Ecohydrologic Indicators of Low-flow Habitat Availability in Eleven Virginia Rivers
Hoffman, Kinsey H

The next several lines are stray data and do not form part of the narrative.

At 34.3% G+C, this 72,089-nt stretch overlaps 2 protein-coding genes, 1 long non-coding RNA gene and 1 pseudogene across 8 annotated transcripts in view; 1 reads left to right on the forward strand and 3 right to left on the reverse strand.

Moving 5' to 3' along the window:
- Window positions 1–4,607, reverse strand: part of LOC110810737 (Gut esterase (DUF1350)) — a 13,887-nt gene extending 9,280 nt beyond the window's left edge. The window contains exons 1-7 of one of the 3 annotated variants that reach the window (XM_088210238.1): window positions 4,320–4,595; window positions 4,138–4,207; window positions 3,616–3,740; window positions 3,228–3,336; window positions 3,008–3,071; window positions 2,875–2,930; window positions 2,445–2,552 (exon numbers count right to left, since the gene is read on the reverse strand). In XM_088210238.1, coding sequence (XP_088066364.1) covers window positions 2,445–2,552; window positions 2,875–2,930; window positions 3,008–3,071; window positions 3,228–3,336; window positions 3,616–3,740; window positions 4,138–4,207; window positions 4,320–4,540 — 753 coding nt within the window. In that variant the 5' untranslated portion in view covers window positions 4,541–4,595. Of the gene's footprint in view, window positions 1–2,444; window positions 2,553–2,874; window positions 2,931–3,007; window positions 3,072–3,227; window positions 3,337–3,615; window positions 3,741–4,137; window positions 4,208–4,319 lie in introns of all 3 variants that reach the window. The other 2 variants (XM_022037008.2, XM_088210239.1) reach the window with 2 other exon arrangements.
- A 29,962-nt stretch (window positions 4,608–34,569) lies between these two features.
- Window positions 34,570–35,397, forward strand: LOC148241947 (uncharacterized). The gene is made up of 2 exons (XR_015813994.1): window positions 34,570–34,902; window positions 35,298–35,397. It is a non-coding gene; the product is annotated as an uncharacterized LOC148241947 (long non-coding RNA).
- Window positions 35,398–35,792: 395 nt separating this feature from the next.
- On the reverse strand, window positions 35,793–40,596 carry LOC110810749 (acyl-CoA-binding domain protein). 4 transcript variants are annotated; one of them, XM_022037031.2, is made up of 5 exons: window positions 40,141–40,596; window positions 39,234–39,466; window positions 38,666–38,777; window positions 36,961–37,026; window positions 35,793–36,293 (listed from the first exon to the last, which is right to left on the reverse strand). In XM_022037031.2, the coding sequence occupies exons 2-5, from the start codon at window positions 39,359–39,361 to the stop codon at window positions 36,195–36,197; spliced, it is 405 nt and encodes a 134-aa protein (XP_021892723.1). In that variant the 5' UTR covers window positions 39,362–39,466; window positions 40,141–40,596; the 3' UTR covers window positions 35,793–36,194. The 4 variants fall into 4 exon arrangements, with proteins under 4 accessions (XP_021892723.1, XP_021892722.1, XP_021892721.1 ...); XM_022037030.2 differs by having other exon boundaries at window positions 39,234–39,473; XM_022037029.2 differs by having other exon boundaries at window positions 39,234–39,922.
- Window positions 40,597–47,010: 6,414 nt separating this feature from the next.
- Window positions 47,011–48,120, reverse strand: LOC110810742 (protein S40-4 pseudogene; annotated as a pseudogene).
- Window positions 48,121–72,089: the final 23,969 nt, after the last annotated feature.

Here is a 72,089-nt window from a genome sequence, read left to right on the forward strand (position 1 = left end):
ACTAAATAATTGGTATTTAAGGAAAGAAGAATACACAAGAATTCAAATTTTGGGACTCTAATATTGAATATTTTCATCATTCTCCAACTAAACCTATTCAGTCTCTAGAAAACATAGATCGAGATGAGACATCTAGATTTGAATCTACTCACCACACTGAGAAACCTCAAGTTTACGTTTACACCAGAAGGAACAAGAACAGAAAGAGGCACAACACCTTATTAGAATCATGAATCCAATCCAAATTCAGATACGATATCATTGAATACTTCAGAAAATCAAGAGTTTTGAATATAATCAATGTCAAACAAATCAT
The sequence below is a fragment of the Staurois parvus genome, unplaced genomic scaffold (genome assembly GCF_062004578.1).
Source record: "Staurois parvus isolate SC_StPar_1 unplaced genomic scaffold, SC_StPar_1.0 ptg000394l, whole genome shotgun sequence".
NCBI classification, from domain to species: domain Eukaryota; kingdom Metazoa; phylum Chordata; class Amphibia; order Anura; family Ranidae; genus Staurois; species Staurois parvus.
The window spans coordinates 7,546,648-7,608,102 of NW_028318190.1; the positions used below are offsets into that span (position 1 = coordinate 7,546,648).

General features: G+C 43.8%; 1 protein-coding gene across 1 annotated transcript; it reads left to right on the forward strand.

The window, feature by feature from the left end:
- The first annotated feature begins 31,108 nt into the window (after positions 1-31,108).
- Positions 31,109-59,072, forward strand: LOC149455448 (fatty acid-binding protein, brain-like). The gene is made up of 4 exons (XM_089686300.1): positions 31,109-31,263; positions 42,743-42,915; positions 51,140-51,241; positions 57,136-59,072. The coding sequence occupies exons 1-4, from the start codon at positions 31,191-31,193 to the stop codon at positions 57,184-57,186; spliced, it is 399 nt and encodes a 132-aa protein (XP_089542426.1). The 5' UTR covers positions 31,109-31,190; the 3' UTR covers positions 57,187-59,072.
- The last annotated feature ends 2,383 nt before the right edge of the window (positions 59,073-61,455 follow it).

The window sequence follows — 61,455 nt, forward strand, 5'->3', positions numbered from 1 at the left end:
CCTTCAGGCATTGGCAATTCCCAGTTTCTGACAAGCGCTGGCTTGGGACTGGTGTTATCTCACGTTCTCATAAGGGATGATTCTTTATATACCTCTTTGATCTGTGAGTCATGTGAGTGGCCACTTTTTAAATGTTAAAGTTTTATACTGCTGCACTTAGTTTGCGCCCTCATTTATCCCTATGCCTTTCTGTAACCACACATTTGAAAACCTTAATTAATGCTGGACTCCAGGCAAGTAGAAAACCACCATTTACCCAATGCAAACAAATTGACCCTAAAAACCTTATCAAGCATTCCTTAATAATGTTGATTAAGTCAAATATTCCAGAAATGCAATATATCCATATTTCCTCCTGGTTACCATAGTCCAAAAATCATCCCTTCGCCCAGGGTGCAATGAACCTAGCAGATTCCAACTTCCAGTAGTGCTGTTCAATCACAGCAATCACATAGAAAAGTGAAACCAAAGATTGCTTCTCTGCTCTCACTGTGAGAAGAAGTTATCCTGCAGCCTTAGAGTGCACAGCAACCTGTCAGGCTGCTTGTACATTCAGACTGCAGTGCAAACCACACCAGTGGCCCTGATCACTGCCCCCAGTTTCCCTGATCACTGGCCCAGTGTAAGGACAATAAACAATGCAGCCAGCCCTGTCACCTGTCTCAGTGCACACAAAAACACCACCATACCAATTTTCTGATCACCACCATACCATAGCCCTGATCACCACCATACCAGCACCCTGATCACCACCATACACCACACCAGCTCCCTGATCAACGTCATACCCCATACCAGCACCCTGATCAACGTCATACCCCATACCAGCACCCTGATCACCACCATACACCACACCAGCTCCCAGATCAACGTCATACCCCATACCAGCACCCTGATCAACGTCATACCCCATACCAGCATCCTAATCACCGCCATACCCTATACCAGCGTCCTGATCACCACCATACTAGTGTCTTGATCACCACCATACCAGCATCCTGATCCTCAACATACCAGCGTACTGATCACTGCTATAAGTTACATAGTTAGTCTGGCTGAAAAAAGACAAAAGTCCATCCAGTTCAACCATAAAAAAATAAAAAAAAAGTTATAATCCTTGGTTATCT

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Increasing demand and competition for freshwater is threatening instream uses including ecosystem services and aquatic habitat. A standard method of evaluating impacts of alternative water management scenarios on instream habitat is Instream Flow Incremental Methodology (IFIM). The primary outputs of IFIM studies are: 1) habitat rating curves that relate habitat availability to streamflow for every species, lifestage, or recreational use modelled; and 2) habitat time series under alternative water management scenarios. We compiled 428 habitat rating curves from previous IFIM studies across 11 rivers in Virginia and tested the ability to reduce this number based on similarities in flow preferences and responses to flow alteration. Individual site-species combinations were reduced from 428 objects to four groups with similar seasonal habitat availability patterns using a hierarchical, agglomerative cluster analysis. A seasonal habitat availability (SHA) ratio was proposed as a future indicator of seasonal flow preferences. Four parameters calculated from the magnitude and shape of habitat rating curves were proposed as response metrics that indicate how a lifestage responds to flow alteration. Univariate and multivariate analyses of variance and post-hoc tests identified significantly different means for the SHA ratio, QP (F=63.2, p<2e-16) and SK (F=65.6, p<2e-16). A reduced number of instream flow users can simplify the incorporation of aquatic habitat assessment in statewide water resources management.
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